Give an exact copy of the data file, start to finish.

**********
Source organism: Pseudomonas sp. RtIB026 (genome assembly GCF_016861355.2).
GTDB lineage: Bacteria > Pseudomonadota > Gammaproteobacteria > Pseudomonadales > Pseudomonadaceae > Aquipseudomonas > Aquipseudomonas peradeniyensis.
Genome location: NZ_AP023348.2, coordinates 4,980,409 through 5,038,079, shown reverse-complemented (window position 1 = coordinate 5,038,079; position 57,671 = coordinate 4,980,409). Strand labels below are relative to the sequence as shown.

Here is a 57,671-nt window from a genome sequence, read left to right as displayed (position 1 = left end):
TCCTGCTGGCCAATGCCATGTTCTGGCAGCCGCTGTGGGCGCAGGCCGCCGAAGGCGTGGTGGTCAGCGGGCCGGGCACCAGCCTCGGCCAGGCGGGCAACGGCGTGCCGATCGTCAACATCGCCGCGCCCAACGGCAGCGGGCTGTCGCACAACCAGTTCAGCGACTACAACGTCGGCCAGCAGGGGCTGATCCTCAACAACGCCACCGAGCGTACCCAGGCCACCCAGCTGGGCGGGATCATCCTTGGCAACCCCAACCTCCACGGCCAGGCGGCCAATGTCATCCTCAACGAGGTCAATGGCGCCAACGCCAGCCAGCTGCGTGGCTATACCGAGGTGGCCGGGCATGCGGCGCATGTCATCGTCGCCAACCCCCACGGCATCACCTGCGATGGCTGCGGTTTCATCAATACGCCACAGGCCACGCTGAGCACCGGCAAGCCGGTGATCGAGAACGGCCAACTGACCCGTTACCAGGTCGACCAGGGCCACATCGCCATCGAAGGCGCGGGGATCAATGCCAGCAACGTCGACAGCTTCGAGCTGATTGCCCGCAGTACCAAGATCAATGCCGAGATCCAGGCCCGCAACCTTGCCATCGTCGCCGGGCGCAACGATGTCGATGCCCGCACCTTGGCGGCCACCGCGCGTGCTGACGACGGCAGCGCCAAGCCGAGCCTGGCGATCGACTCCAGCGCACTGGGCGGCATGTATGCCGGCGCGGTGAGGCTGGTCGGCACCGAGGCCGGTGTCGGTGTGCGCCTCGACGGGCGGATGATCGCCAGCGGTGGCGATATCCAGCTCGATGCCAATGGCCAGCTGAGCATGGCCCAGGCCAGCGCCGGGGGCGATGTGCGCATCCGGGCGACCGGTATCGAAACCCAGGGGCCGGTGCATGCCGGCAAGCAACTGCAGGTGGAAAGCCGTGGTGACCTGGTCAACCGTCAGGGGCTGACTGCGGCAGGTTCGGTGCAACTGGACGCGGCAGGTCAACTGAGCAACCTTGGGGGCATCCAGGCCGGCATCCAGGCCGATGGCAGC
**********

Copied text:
Source organism: Pseudomonas sp. RtIB026 (genome assembly GCF_016861355.2).
GTDB lineage: Bacteria > Pseudomonadota > Gammaproteobacteria > Pseudomonadales > Pseudomonadaceae > Aquipseudomonas > Aquipseudomonas peradeniyensis.
Genome location: NZ_AP023348.2, coordinates 4,980,409 through 5,038,079, shown reverse-complemented (window position 1 = coordinate 5,038,079; position 57,671 = coordinate 4,980,409). Strand labels below are relative to the sequence as shown.

Here is a 57,671-nt window from a genome sequence, read left to right as displayed (position 1 = left end):
TCCTGCTGGCCAATGCCATGTTCTGGCAGCCGCTGTGGGCGCAGGCCGCCGAAGGCGTGGTGGTCAGCGGGCCGGGCACCAGCCTCGGCCAGGCGGGCAACGGCGTGCCGATCGTCAACATCGCCGCGCCCAACGGCAGCGGGCTGTCGCACAACCAGTTCAGCGACTACAACGTCGGCCAGCAGGGGCTGATCCTCAACAACGCCACCGAGCGTACCCAGGCCACCCAGCTGGGCGGGATCATCCTTGGCAACCCCAACCTCCACGGCCAGGCGGCCAATGTCATCCTCAACGAGGTCAATGGCGCCAACGCCAGCCAGCTGCGTGGCTATACCGAGGTGGCCGGGCATGCGGCGCATGTCATCGTCGCCAACCCCCACGGCATCACCTGCGATGGCTGCGGTTTCATCAATACGCCACAGGCCACGCTGAGCACCGGCAAGCCGGTGATCGAGAACGGCCAACTGACCCGTTACCAGGTCGACCAGGGCCACATCGCCATCGAAGGCGCGGGGATCAATGCCAGCAACGTCGACAGCTTCGAGCTGATTGCCCGCAGTACCAAGATCAATGCCGAGATCCAGGCCCGCAACCTTGCCATCGTCGCCGGGCGCAACGATGTCGATGCCCGCACCTTGGCGGCCACCGCGCGTGCTGACGACGGCAGCGCCAAGCCGAGCCTGGCGATCGACTCCAGCGCACTGGGCGGCATGTATGCCGGCGCGGTGAGGCTGGTCGGCACCGAGGCCGGTGTCGGTGTGCGCCTCGACGGGCGGATGATCGCCAGCGGTGGCGATATCCAGCTCGATGCCAATGGCCAGCTGAGCATGGCCCAGGCCAGCGCCGGGGGCGATGTGCGCATCCGGGCGACCGGTATCGAAACCCAGGGGCCGGTGCATGCCGGCAAGCAACTGCAGGTGGAAAGCCGTGGTGACCTGGTCAACCGTCAGGGGCTGACTGCGGCAGGTTCGGTGCAACTGGACGCGGCAGGTCAACTGAGCAACCTTGGGGGCATCCAGGCCGGCATCCAGGCCGATGGCAGC